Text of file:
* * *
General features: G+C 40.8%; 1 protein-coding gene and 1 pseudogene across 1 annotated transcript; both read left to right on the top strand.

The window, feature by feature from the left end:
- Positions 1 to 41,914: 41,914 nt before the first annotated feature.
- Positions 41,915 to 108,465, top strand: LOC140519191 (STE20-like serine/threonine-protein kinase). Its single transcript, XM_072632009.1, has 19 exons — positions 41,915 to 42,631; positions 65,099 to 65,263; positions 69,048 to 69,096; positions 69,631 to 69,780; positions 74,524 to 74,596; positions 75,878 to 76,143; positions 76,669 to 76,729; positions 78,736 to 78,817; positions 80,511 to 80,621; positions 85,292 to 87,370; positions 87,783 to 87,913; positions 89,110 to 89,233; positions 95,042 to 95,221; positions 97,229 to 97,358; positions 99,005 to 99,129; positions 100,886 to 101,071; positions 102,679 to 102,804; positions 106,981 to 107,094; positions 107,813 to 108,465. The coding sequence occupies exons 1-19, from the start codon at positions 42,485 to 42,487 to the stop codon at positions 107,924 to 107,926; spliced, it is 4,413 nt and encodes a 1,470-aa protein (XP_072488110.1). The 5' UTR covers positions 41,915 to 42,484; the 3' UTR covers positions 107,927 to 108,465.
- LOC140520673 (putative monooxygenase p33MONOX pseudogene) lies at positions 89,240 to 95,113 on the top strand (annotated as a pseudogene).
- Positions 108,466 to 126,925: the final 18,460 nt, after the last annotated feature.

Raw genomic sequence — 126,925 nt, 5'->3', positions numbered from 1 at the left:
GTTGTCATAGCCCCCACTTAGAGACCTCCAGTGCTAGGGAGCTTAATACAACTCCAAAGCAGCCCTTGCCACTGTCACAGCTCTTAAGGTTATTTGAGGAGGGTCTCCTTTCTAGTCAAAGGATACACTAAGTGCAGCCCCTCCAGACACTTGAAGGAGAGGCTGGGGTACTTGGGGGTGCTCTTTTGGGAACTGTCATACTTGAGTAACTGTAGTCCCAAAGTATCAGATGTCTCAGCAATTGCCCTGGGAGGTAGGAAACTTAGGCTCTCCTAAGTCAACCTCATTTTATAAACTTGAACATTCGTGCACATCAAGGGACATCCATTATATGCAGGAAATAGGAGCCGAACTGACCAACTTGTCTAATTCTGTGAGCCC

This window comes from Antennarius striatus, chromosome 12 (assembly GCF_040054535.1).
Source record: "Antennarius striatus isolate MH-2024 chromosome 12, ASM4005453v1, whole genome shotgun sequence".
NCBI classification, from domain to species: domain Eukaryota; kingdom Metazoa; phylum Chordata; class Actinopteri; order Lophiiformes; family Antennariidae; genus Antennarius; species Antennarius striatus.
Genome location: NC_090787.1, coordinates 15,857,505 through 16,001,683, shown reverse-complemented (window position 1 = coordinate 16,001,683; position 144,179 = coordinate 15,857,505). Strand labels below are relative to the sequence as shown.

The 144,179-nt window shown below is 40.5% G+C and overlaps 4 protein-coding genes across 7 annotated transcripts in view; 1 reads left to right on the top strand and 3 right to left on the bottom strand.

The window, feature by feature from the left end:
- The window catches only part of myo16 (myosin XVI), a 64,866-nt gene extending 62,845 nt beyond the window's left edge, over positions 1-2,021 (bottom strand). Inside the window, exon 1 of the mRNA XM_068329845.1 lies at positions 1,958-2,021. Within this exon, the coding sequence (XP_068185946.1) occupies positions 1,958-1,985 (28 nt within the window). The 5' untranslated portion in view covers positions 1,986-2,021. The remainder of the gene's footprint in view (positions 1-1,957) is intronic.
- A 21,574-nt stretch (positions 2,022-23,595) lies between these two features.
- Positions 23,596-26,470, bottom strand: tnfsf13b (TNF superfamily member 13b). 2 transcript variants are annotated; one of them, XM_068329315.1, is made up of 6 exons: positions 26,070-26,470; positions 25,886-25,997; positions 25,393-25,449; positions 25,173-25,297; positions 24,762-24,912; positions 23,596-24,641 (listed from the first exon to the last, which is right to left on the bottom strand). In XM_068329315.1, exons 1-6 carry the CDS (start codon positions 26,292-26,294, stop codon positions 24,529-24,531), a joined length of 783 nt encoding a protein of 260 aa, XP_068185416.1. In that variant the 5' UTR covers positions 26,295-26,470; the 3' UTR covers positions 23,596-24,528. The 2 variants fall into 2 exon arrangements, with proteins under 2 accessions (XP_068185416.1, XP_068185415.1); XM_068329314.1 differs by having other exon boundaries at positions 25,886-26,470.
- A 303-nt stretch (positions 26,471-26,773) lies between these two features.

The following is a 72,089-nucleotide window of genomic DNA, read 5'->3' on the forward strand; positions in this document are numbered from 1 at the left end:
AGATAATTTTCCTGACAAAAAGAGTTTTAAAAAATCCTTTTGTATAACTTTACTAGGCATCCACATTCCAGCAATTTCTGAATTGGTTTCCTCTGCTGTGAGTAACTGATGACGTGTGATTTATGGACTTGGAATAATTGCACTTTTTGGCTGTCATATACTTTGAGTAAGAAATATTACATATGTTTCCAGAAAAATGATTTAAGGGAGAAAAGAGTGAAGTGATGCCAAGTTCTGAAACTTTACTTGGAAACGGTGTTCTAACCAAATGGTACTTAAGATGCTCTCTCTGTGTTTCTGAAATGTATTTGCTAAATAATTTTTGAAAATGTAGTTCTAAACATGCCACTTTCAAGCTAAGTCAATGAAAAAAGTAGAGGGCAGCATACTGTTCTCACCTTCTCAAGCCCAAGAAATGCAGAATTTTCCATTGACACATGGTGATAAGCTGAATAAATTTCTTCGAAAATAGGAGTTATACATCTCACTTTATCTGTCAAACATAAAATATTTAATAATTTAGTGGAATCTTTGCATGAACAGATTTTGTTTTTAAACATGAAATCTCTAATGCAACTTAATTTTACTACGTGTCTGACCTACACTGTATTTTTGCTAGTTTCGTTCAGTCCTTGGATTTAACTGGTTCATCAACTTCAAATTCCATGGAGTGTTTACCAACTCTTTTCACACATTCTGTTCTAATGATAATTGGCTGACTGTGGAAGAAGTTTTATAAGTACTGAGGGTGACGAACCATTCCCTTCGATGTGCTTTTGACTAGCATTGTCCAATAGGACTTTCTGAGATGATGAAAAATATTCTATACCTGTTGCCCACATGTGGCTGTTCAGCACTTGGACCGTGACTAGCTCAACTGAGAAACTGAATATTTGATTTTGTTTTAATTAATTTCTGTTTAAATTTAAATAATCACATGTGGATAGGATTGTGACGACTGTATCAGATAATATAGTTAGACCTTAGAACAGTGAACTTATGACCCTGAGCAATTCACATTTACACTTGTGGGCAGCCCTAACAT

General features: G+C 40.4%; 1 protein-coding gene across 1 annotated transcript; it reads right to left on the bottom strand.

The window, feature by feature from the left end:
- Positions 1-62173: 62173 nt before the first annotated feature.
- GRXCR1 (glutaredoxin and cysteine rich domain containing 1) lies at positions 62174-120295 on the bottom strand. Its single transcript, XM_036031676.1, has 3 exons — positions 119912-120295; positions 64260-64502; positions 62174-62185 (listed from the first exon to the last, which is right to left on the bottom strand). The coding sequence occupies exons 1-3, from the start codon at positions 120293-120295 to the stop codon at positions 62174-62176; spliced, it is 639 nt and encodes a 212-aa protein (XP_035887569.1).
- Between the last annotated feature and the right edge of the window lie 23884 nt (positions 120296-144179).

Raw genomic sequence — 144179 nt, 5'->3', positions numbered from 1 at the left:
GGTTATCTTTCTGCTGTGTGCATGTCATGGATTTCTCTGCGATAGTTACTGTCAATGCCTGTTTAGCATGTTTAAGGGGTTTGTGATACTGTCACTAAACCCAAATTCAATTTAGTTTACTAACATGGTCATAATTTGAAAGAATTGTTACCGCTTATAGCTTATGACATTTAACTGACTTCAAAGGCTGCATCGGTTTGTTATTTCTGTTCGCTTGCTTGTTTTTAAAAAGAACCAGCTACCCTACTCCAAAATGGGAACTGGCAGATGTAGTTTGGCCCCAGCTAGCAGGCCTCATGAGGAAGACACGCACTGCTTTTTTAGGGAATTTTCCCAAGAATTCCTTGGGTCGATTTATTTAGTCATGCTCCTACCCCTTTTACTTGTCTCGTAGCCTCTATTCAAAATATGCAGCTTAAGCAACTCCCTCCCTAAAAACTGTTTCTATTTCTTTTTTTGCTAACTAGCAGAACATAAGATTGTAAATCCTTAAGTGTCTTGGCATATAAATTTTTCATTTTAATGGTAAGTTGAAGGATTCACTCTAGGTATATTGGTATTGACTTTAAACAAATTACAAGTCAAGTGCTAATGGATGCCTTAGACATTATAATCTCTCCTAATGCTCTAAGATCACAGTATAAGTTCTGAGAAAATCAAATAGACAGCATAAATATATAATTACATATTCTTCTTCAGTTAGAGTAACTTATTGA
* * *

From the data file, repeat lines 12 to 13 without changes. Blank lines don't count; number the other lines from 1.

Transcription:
Genome location: NC_090787.1, coordinates 15,857,505 through 16,001,683, shown reverse-complemented (window position 1 = coordinate 16,001,683; position 144,179 = coordinate 15,857,505). Strand labels below are relative to the sequence as shown.

The 144,179-nt window shown below is 40.5% G+C and overlaps 4 protein-coding genes across 7 annotated transcripts in view; 1 reads left to right on the top strand and 3 right to left on the bottom strand.